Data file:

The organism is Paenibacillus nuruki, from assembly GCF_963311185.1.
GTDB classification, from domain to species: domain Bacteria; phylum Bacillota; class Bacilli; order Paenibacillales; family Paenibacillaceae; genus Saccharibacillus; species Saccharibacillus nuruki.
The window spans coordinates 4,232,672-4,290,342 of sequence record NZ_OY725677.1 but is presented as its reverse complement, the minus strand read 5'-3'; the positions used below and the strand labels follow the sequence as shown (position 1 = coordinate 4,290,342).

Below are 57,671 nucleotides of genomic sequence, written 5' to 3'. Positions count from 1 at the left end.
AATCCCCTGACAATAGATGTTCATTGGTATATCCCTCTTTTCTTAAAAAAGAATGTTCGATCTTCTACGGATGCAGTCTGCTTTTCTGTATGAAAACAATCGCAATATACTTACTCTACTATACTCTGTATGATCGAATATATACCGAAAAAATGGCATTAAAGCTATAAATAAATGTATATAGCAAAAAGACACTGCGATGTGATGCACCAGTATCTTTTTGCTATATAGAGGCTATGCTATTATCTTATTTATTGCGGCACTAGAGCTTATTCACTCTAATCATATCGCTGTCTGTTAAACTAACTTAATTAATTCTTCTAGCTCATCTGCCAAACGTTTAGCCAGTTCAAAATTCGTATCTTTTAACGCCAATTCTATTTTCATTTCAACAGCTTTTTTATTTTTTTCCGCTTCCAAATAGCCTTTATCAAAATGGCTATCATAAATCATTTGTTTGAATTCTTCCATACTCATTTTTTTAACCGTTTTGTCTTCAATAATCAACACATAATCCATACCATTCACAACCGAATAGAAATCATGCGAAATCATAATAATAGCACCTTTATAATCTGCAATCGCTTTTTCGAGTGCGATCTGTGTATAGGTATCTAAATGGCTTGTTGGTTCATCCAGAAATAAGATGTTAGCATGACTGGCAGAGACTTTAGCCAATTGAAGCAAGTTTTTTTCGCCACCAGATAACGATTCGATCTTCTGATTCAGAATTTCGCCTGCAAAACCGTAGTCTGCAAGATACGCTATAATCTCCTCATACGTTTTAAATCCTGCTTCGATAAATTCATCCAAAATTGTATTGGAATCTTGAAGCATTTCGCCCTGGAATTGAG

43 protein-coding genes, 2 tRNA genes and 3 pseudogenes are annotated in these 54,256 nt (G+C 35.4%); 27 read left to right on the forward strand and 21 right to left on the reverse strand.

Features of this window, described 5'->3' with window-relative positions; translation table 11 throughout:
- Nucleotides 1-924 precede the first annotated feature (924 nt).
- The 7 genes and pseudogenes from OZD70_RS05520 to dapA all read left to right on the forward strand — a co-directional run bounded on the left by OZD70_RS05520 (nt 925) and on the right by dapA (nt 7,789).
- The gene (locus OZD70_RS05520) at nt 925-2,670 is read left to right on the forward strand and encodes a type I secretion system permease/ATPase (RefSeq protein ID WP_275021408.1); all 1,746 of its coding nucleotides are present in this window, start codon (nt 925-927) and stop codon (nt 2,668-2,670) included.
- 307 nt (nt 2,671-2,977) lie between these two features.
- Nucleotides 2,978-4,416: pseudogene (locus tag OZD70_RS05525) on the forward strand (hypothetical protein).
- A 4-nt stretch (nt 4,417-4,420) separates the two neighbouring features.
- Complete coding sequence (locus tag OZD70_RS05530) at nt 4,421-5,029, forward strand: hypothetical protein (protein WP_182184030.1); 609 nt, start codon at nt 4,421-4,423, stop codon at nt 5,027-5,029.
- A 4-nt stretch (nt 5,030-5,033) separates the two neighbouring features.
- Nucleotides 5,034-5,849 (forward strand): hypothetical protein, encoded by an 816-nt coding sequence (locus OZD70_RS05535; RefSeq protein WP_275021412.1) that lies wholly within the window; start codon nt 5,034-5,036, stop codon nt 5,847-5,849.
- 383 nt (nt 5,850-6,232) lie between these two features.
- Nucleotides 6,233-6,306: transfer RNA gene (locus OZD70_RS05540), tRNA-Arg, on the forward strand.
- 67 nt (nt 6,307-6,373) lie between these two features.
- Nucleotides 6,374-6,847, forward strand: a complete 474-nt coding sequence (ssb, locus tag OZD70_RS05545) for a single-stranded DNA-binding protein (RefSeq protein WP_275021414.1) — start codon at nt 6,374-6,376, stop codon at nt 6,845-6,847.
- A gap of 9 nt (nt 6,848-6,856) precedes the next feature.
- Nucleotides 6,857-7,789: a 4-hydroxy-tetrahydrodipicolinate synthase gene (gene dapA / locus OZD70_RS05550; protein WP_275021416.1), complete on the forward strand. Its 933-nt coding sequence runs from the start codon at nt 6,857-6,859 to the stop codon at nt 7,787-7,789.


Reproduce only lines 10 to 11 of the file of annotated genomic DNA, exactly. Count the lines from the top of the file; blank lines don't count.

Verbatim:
- The gene (locus OZD70_RS05520) at nt 925-2,670 is read left to right on the forward strand and encodes a type I secretion system permease/ATPase (RefSeq protein ID WP_275021408.1); all 1,746 of its coding nucleotides are present in this window, start codon (nt 925-927) and stop codon (nt 2,668-2,670) included.
- 307 nt (nt 2,671-2,977) lie between these two features.